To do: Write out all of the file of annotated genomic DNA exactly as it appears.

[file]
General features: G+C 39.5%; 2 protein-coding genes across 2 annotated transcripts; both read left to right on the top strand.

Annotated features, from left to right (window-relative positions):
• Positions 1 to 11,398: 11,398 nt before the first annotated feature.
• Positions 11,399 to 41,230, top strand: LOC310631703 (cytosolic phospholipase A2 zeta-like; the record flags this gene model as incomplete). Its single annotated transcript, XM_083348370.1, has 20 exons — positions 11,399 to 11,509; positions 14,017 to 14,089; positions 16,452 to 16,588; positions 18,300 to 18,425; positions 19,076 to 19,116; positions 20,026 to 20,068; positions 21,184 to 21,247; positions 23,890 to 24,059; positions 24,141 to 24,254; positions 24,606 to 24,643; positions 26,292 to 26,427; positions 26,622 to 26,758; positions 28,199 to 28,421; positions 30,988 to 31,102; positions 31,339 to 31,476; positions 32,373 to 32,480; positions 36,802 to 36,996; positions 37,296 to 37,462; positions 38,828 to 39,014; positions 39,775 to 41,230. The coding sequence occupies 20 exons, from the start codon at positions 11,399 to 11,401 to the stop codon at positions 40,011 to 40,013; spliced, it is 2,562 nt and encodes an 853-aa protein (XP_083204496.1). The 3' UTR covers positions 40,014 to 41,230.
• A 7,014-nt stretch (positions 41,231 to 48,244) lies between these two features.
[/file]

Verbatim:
General features: G+C 39.5%; 2 protein-coding genes across 2 annotated transcripts; both read left to right on the top strand.

Annotated features, from left to right (window-relative positions):
• Positions 1 to 11,398: 11,398 nt before the first annotated feature.
• Positions 11,399 to 41,230, top strand: LOC310631703 (cytosolic phospholipase A2 zeta-like; the record flags this gene model as incomplete). Its single annotated transcript, XM_083348370.1, has 20 exons — positions 11,399 to 11,509; positions 14,017 to 14,089; positions 16,452 to 16,588; positions 18,300 to 18,425; positions 19,076 to 19,116; positions 20,026 to 20,068; positions 21,184 to 21,247; positions 23,890 to 24,059; positions 24,141 to 24,254; positions 24,606 to 24,643; positions 26,292 to 26,427; positions 26,622 to 26,758; positions 28,199 to 28,421; positions 30,988 to 31,102; positions 31,339 to 31,476; positions 32,373 to 32,480; positions 36,802 to 36,996; positions 37,296 to 37,462; positions 38,828 to 39,014; positions 39,775 to 41,230. The coding sequence occupies 20 exons, from the start codon at positions 11,399 to 11,401 to the stop codon at positions 40,011 to 40,013; spliced, it is 2,562 nt and encodes an 853-aa protein (XP_083204496.1). The 3' UTR covers positions 40,014 to 41,230.
• A 7,014-nt stretch (positions 41,231 to 48,244) lies between these two features.